As one would expect, image quality and thus resolution has been one of the major areas of focus. Yet, while we have witnessed dramatic increases in resolution in digital consumer products, development has been somewhat slower with surveillance cameras. There is a simple reason for this: surveillance camera images have to be managed, transmitted and analyzed in real time, and usually they must also be stored and kept for a certain amount of time. It is not uncommon for the storage system alone to account for half the cost of a video surveillance solution, and transmitting high-resolution images in real time puts a lot of burden on the underlying network. This is why current developments do not focus on resolution alone, but also on advanced technologies to reduce the data volume associated with video surveillance without losing relevant image information.
Today, many current surveillance cameras offer HD or even 4K ultra HD resolution with up to 8 megapixels. Such cameras can deliver very detailed images, greatly improving the operator's ability to detect suspicious activity. Further, new developments such as Bosch's starlight technology have brought breakthroughs such as light sensitivity in cameras; showing color images where traditional cameras can show only black and white and showing black and white where others show no image at all. While such technologies may not be required on the well-lit shop floor during store hours, they can offer tremendous benefits when outdoor areas and storage rooms must be monitored as well.
Another interesting development for retailers is the advent of panoramic cameras. With their 180- or 360-degree overview in a single image they solve the well-known problem of blind spots. Panoramic cameras for both indoor and outdoor environments are readily available from Bosch with resolutions of up to 12 megapixel and 30 frames per second, offering high quality video around the clock. They offer a complete overview of a particular area in one simple view without blind spots allowing the easy capture of moving objects in that area. Significantly improving the performance of the video surveillance solution. Combined with Bosch Video Security Client software the user can select up to 6 different viewing modes.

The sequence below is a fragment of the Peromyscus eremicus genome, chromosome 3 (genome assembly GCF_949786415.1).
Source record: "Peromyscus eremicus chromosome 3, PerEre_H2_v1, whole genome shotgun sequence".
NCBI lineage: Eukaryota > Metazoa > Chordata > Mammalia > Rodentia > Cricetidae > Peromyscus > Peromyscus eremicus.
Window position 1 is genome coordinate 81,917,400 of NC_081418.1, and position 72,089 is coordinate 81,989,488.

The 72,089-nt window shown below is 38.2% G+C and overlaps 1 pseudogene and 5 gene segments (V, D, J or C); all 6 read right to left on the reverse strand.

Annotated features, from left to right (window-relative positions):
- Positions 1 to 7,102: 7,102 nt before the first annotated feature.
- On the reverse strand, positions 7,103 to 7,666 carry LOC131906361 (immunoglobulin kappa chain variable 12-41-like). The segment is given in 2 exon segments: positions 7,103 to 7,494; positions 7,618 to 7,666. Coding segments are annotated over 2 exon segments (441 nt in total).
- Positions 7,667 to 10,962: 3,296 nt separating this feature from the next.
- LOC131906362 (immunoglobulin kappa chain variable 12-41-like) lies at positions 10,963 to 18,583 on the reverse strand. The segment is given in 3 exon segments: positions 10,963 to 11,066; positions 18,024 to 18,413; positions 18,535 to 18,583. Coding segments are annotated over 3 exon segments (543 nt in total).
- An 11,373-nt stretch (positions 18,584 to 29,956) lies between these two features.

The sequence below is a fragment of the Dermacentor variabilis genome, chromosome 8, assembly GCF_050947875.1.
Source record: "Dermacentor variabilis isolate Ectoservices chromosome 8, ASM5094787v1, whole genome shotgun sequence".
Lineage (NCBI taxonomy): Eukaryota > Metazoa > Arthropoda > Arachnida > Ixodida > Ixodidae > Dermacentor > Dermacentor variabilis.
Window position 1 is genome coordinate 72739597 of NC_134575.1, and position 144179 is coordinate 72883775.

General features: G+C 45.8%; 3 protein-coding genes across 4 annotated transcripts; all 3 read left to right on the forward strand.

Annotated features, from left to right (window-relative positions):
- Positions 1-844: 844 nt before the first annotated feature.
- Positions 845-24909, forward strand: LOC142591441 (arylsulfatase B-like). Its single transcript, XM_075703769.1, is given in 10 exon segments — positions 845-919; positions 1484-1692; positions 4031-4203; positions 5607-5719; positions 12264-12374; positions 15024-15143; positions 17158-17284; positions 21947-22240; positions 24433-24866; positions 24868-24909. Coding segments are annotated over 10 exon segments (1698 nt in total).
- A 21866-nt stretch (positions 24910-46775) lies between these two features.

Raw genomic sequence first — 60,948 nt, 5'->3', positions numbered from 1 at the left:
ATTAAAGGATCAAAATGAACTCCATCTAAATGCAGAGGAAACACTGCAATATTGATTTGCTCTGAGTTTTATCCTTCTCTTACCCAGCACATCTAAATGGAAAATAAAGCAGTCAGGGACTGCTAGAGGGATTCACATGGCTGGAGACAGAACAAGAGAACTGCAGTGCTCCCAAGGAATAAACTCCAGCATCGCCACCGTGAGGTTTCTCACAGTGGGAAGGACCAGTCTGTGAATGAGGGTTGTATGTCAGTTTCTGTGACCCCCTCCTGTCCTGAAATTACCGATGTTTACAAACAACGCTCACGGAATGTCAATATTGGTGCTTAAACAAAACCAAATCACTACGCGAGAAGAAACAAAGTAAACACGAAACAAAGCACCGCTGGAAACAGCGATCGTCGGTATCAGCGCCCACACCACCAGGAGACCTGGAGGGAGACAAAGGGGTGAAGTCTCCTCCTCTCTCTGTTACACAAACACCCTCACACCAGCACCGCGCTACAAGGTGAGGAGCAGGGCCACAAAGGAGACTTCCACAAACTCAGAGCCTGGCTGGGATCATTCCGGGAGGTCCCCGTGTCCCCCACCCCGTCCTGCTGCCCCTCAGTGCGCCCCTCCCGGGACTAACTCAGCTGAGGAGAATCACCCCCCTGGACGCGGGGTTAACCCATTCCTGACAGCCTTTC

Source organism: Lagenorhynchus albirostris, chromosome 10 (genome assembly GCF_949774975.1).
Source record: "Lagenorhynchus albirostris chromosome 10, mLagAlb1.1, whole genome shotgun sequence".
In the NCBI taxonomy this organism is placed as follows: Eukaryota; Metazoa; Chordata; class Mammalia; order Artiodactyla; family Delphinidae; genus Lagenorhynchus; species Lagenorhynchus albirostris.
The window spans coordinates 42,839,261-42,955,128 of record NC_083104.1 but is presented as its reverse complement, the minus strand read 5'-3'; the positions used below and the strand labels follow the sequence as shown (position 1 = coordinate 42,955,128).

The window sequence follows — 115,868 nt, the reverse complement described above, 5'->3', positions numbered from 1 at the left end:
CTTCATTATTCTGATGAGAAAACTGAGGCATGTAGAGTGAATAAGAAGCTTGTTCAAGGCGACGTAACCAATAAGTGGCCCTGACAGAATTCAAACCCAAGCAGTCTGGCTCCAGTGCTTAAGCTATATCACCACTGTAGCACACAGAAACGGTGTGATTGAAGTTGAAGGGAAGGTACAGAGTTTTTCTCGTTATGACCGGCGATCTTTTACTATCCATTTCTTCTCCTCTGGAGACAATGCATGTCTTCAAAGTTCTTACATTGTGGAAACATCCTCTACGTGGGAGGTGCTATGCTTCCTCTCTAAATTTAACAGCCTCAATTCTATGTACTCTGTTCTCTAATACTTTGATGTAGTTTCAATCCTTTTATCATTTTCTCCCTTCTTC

Bosch IP cameras come with Content Based Imaging Technology. This Bosch innovation intelligently combines information from the sensor, image pipe, encoder and its video analytics to dynamically optimize the image for every scene. An option enabled by CBIT and available on selected cameras is Intelligent Auto Exposure, which ensures the perfect picture in every situation regardless of lighting conditions. Intelligent Dynamic Noise Reduction technology, which is standard in all Bosch IP cameras, reduces the bitrate by up to 50 percent by cleverly optimizing the detail-to-bandwidth ratio without compromising video quality. “Reducing bandwidth without compromising image quality is one thing, however shop owners cannot be everywhere at all times, especially in a small to medium sized business. That is why Bosch offers Dynamic Transcoding technology. By applying this technology, high-resolution images or smooth video streams can be viewed from any location that has access to the internet, even in the event of slow mobile internet connection. The free Video Security app, available for both iOS and Android devices, offers instant real-time access to video. It also allows users to scroll through various camera locations with a single swipe and control their cameras including pan, tilt, zoom and focus functions. To view multiple sites or cameras simultaneously, users can make use of the free Video Security Client. This viewing software supports desktops, 2-in-1 laptops and mobile devices running Windows 8. By combining one of the mentioned free viewing clients, or the Bosch Video Management Software with built-in video analytics, users can easily conduct forensic searches on recorded video from anywhere at any time. This can offer valuable information to security staff or police during their investigation of an incident.